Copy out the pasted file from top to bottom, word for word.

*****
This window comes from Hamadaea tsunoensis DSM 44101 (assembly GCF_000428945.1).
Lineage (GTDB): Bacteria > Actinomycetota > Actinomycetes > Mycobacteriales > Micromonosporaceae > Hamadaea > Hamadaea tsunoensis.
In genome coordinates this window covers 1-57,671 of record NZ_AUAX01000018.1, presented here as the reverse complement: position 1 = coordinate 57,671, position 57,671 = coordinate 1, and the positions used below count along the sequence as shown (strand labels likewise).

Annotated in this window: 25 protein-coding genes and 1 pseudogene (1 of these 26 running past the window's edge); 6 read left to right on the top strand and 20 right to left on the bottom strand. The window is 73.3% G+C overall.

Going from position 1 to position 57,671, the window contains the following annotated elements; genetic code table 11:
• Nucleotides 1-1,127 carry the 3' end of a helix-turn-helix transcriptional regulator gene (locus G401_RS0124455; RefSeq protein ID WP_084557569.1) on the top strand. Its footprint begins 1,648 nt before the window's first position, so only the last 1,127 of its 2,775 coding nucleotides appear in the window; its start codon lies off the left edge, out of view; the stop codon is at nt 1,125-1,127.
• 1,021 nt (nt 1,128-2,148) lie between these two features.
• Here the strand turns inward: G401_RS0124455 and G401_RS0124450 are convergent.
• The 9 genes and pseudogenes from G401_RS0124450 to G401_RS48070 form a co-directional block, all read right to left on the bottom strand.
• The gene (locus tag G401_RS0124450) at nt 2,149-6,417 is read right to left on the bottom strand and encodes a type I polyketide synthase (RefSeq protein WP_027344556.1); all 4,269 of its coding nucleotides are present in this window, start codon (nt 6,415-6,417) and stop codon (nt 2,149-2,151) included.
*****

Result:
This window comes from Hamadaea tsunoensis DSM 44101 (assembly GCF_000428945.1).
Lineage (GTDB): Bacteria > Actinomycetota > Actinomycetes > Mycobacteriales > Micromonosporaceae > Hamadaea > Hamadaea tsunoensis.
In genome coordinates this window covers 1-57,671 of record NZ_AUAX01000018.1, presented here as the reverse complement: position 1 = coordinate 57,671, position 57,671 = coordinate 1, and the positions used below count along the sequence as shown (strand labels likewise).

Annotated in this window: 25 protein-coding genes and 1 pseudogene (1 of these 26 running past the window's edge); 6 read left to right on the top strand and 20 right to left on the bottom strand. The window is 73.3% G+C overall.

Going from position 1 to position 57,671, the window contains the following annotated elements; genetic code table 11:
• Nucleotides 1-1,127 carry the 3' end of a helix-turn-helix transcriptional regulator gene (locus G401_RS0124455; RefSeq protein ID WP_084557569.1) on the top strand. Its footprint begins 1,648 nt before the window's first position, so only the last 1,127 of its 2,775 coding nucleotides appear in the window; its start codon lies off the left edge, out of view; the stop codon is at nt 1,125-1,127.
• 1,021 nt (nt 1,128-2,148) lie between these two features.
• Here the strand turns inward: G401_RS0124455 and G401_RS0124450 are convergent.
• The 9 genes and pseudogenes from G401_RS0124450 to G401_RS48070 form a co-directional block, all read right to left on the bottom strand.
• The gene (locus tag G401_RS0124450) at nt 2,149-6,417 is read right to left on the bottom strand and encodes a type I polyketide synthase (RefSeq protein WP_027344556.1); all 4,269 of its coding nucleotides are present in this window, start codon (nt 6,415-6,417) and stop codon (nt 2,149-2,151) included.